• I quit because it represents the wealthy and their interests. To focus on the supernatural and the oppressors doctrine and endure the oppression looking toward a fabulous reward after we are dead and buried.

  • louis wachsmuth says on

    Can you explain to me why I should sit decade after decade listening to the same shallow messages? I have been a christian 55 years, I know who Jesus is, what he did for us, what our duties are. Do pastors think we are so stupid that we forget who Jesus is in 15 minutes so we have to be told again and again? It is a wide world out there, all information needs to be blended into the truths found in the bible, but no.

    • Paul Strauss says on

      I’m growing weary of “seeker-friendly” churches myself. Jesus told Peter, “Feed my sheep”. A pastor’s job is tending to the flock. And no, I am not saying that non-believers shouldn’t be welcomed and that there shouldn’t be a gospel message- but I’m getting tired of “Common Core Church”- pre-fab sermonettes with three to five “fill-in-the-blank” key points delivered in no more than 30 minutes which reference, but do not incorporate actual scripture so people that really don’t want to be there in the first place can tick the “went to church” box. We need to return to the Body Of Christ model where serious people are there to disciple other serious people, not to coddle them in the name of “do not judge” (which is a false doctrine anyway) and give them a false sense of eternal security. Just my two cents.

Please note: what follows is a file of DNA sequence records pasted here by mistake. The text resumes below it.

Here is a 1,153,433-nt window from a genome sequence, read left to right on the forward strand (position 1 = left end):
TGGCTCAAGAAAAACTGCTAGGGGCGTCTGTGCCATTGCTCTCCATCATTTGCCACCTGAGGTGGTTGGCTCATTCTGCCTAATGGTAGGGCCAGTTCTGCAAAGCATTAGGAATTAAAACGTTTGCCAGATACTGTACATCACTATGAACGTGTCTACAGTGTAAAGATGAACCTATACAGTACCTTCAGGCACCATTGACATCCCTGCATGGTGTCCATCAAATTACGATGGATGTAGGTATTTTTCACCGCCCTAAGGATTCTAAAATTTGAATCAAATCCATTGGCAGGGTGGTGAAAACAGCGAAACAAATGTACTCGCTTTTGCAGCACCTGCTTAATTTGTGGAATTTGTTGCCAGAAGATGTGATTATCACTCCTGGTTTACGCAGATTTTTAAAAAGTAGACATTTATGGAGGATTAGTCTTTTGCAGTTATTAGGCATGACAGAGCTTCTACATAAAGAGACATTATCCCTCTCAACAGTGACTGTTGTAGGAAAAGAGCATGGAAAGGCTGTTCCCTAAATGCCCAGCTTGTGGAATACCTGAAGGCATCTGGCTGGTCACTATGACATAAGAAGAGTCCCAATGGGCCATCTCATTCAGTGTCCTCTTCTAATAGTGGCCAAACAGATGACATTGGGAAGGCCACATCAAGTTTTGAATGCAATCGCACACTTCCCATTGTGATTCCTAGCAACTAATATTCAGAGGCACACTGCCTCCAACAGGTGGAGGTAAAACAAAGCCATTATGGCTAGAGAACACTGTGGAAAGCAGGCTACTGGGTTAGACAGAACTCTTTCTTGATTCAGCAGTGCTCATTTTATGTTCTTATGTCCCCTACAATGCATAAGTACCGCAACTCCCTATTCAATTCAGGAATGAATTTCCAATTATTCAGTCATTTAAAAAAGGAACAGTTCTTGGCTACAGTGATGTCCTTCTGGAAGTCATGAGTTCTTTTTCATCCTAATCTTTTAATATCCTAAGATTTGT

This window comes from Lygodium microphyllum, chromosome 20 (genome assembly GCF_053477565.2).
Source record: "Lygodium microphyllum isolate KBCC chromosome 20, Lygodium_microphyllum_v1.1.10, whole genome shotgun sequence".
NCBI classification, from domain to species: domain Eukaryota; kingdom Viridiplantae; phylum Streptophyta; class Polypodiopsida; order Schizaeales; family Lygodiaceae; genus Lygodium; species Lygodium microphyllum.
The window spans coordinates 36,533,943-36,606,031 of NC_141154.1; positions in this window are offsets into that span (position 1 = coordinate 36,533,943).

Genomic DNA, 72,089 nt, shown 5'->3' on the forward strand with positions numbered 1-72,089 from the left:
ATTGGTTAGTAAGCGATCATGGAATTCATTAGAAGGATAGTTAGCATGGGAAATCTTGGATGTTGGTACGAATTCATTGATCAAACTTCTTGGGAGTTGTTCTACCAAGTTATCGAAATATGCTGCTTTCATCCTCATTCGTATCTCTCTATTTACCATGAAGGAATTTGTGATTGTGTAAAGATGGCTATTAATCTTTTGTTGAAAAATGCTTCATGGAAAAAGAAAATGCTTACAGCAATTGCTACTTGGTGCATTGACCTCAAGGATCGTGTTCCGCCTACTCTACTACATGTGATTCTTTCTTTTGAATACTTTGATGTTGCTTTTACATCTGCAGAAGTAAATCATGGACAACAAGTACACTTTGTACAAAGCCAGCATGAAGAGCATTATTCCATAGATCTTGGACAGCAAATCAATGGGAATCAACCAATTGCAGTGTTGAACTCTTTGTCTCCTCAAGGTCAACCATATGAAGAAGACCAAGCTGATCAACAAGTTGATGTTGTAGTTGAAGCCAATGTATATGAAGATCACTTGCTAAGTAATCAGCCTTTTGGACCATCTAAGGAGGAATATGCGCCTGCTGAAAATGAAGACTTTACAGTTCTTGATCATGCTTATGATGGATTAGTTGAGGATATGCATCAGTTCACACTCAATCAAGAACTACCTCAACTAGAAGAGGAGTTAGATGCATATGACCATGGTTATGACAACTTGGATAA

• I totally agree with “No church stays the same forever. What matters most is that God and His Word don’t change” I don’t understand why some people get bored at church.

  • Sonja Clark says on

    So… are your standards the same as God’s?

  • I would be careful labeling anger as a weak reason. Anger can be justified. I left 2 churches angry over being hurt by the pastor & members. If I had stayed it would have been worse. They treated me like I was a bad horrible person because my standards weren’t the same as theirs. So in this case yes anger was a good reason to leave. It wasn’t weak.

  • Rick Haldermann says on

    Because you don’t like the worship style.
    Because the church is changing.